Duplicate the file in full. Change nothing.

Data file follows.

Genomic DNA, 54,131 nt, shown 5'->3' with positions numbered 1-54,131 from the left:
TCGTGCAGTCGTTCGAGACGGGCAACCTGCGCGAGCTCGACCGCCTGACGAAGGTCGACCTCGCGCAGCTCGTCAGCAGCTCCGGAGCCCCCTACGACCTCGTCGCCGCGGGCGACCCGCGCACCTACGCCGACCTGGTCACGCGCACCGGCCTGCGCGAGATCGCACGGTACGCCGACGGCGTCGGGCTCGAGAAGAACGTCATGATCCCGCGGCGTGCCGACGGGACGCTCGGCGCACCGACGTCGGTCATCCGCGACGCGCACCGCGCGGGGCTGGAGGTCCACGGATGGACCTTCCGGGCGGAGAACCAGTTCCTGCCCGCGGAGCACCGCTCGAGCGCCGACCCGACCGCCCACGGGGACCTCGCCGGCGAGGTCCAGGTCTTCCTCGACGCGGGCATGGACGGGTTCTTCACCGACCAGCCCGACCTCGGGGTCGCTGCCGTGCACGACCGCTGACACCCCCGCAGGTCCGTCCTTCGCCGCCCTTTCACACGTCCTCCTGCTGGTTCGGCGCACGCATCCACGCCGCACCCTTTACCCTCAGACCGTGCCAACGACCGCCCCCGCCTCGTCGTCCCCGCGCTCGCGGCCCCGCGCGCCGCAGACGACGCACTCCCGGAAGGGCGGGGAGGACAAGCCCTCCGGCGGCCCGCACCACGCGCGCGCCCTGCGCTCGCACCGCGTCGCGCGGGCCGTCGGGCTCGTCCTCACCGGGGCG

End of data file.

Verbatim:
Genomic DNA, 54,131 nt, shown 5'->3' with positions numbered 1-54,131 from the left:
TCGTGCAGTCGTTCGAGACGGGCAACCTGCGCGAGCTCGACCGCCTGACGAAGGTCGACCTCGCGCAGCTCGTCAGCAGCTCCGGAGCCCCCTACGACCTCGTCGCCGCGGGCGACCCGCGCACCTACGCCGACCTGGTCACGCGCACCGGCCTGCGCGAGATCGCACGGTACGCCGACGGCGTCGGGCTCGAGAAGAACGTCATGATCCCGCGGCGTGCCGACGGGACGCTCGGCGCACCGACGTCGGTCATCCGCGACGCGCACCGCGCGGGGCTGGAGGTCCACGGATGGACCTTCCGGGCGGAGAACCAGTTCCTGCCCGCGGAGCACCGCTCGAGCGCCGACCCGACCGCCCACGGGGACCTCGCCGGCGAGGTCCAGGTCTTCCTCGACGCGGGCATGGACGGGTTCTTCACCGACCAGCCCGACCTCGGGGTCGCTGCCGTGCACGACCGCTGACACCCCCGCAGGTCCGTCCTTCGCCGCCCTTTCACACGTCCTCCTGCTGGTTCGGCGCACGCATCCACGCCGCACCCTTTACCCTCAGACCGTGCCAACGACCGCCCCCGCCTCGTCGTCCCCGCGCTCGCGGCCCCGCGCGCCGCAGACGACGCACTCCCGGAAGGGCGGGGAGGACAAGCCCTCCGGCGGCCCGCACCACGCGCGCGCCCTGCGCTCGCACCGCGTCGCGCGGGCCGTCGGGCTCGTCCTCACCGGGGCG